The airplane’s airspeed in the last 150 feet of the descent was low enough to activate the alpha-protection mode of the airplane’s fly-by-wire envelope protection features. The captain progressively pulled aft on the sidestick as the airplane descended below 100 feet, and he pulled the sidestick to its aft stop in the last 50 feet, indicating that he was attempting to raise the airplane nose to flare and soften the touchdown on the water. The A320 alpha-protection mode incorporates features that can attenuate pilot sidestick pitch inputs. Because of these features, the airplane could not reach the maximum AOA attainable in pitch normal law for the airplane weight and configuration; however, the airplane did provide maximum performance for the weight and configuration at that time.

.... The flight envelope protections allowed the captain to pull full aft on the sidestick without the risk of stalling the airplane.
They say that the alpha protections prevented any further NU.
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Old 17th Aug 2011, 13:15
  #455 (permalink)  
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Just read the NTSB report on Flight 1549, very interesting, thanks for the link!

There is a AoA threshold from the activation of the alpha protection to the maximum flyable AoA (p. 11). So in a sense, the aircraft did failed to attain the maximum alpha.

Here is one point (p. 96) from the difficulties mentioned by the NTSB report on ditching the Bus:

• Deliberately or inadvertently slowing the airplane into the alpha-protection mode may result in an attenuation of pilot nose-up stick inputs, making it more difficult to flare the airplane, even if AOA margin to alpha maximum exist


"They say that the alpha protections prevented any further NU."

Exactly. And it is NOT necessarily a good thing in this case.

And I firmly believe that the Captain (even if he didn't kept up the airspeed quite correctly), would have not pulled the stick like a mindless monkey if there weren't any protection.

I believe he would have stalled the airplane just a few inches above the water
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Old 17th Aug 2011, 18:24
  #456 (permalink)  
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US Congress report (by a group of experts).

The soon to be published Congressional report on airline pilot training is reported to call for commercial pilots needing enhanced manual flying skills, improved leadership abilities, and greater access to advanced simulators.
Airlines and regulators should rethink how U.S. flight crews are chosen, trained and checked and recommends changes in initial and recurrent training for airline pilots.

WSJ UPDATE: Industry Study Urges Big Shifts In Airline Pilot Training
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Old 18th Aug 2011, 01:12
  #457 (permalink)  
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@mm43, CONF iture

Indeed - Alpha Max was attained, but the AoA that represented Alpha Max was a shallower angle than usual because of the low-energy configuration due to double engine failure (in mathematical/software/engineering terms, Alpha Max is a function of several constantly changing parameters, not a hard-coded value or constant). It looks like Sullenberger used his knowledge of the systems as a backstop while he attempted the optimal AoA possible. Ultimately in Normal Law the FCS will do it's best to prevent the aircraft from stalling with the tools at it's disposal. If it doesn't have thrust as part of its toolset (in the case of A/THR disable, low altitude inhibition or, indeed, engine failure), it will use the flight controls until either the thrust is increased to compensate, or in the case of complete dual engine failure, you run out of enough forward motion to keep you in the air. This behaviour has been seen before, but unfortunately it was not as well-understood at the time, and that story did not have a happy ending. However in that case the aircraft was new, and by the time of the Hudson incident it had been in service for around 21 years and was well understood by crews.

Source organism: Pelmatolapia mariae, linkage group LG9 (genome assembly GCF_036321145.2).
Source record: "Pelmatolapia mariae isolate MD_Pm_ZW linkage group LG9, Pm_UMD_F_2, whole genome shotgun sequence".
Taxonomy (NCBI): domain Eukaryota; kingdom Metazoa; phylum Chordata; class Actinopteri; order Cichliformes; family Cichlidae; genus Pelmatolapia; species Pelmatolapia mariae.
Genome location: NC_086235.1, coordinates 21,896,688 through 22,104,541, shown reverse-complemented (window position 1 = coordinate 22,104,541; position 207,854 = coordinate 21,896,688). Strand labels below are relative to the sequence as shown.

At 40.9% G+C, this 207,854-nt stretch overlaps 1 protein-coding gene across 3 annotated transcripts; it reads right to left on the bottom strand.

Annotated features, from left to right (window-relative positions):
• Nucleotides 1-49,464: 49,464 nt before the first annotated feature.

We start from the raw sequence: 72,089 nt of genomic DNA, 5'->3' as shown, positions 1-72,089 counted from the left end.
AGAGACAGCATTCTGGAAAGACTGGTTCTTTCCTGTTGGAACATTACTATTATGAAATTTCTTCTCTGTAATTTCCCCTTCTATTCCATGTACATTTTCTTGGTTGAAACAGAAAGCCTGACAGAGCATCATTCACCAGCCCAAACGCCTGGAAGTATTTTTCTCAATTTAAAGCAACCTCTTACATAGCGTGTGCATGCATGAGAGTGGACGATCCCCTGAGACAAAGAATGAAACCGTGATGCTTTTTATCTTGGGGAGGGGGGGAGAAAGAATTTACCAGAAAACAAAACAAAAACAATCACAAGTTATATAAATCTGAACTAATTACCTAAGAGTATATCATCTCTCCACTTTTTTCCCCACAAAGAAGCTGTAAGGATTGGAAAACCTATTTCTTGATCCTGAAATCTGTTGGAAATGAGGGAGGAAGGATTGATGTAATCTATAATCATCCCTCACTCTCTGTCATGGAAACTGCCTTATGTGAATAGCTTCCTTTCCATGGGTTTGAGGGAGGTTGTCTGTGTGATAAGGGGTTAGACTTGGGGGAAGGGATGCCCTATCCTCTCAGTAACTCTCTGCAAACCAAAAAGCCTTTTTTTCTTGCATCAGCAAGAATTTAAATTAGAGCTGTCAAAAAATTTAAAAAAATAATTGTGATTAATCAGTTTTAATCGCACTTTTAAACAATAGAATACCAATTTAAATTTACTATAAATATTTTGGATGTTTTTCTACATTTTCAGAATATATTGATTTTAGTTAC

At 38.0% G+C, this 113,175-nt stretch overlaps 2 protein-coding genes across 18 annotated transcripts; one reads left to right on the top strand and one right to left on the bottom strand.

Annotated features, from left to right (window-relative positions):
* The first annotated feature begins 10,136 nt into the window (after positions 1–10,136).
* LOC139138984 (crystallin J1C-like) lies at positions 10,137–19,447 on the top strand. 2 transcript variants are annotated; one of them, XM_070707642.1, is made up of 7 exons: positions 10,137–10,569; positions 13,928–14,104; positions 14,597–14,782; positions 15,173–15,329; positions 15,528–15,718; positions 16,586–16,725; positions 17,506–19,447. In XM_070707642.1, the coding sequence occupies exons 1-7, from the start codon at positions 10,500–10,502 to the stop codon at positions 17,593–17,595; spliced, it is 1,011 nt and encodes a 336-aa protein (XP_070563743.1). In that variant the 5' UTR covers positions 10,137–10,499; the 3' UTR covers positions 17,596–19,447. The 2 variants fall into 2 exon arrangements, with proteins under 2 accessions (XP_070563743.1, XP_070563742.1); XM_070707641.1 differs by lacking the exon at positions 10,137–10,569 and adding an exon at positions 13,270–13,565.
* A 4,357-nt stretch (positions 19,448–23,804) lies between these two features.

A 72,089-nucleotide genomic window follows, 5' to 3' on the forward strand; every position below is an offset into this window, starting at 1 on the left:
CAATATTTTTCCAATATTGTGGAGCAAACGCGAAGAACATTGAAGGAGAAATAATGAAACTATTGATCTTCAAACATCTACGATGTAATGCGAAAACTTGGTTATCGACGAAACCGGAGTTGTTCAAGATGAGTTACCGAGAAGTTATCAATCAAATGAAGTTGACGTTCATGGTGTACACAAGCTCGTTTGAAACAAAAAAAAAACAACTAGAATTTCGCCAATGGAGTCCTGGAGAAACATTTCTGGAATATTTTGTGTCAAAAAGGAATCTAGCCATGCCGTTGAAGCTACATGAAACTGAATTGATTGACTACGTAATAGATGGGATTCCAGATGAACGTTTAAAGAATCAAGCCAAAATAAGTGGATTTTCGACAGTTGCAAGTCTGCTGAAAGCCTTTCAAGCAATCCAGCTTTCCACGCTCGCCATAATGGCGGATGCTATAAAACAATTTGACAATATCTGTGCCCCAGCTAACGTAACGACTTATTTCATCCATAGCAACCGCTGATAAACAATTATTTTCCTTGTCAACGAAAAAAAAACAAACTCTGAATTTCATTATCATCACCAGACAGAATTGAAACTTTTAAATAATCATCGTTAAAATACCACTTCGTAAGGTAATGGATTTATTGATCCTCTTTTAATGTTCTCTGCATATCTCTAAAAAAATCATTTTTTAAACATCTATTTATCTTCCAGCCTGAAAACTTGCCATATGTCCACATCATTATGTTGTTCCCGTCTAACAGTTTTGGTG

Last edited by DozyWannabe; 18th Aug 2011 at 03:18.
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Old 19th Aug 2011, 13:11
  #458 (permalink)  
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Alpha Max

It didn't because it would have stalled!
No it would have not.
Do you remember what is alpha max mm43 ?

The System behaved as designed.
That design is not described in the manual.
That system thinks it knows better than an experienced pilot.

Originally Posted by Dozy
Alpha Max was attained
No it was not on the Hudson.
As it was already not in 1988 ... but keep Habsheim for the PM, no one needs to know how the BEA was already in damage control mode.

Last edited by CONF iture; 19th Aug 2011 at 15:00.
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Old 23rd Aug 2011, 15:47
  #459 (permalink)  
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Please correct me if I am wrong, but I understand that the system will deliberately limit body angle below 50ft (ie, not achieve alpha max), to prevent a tail strike on landing.

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Old 23rd Aug 2011, 19:44
  #460 (permalink)  
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Engineering skills under trheat, say Pilots.

e.g. AF447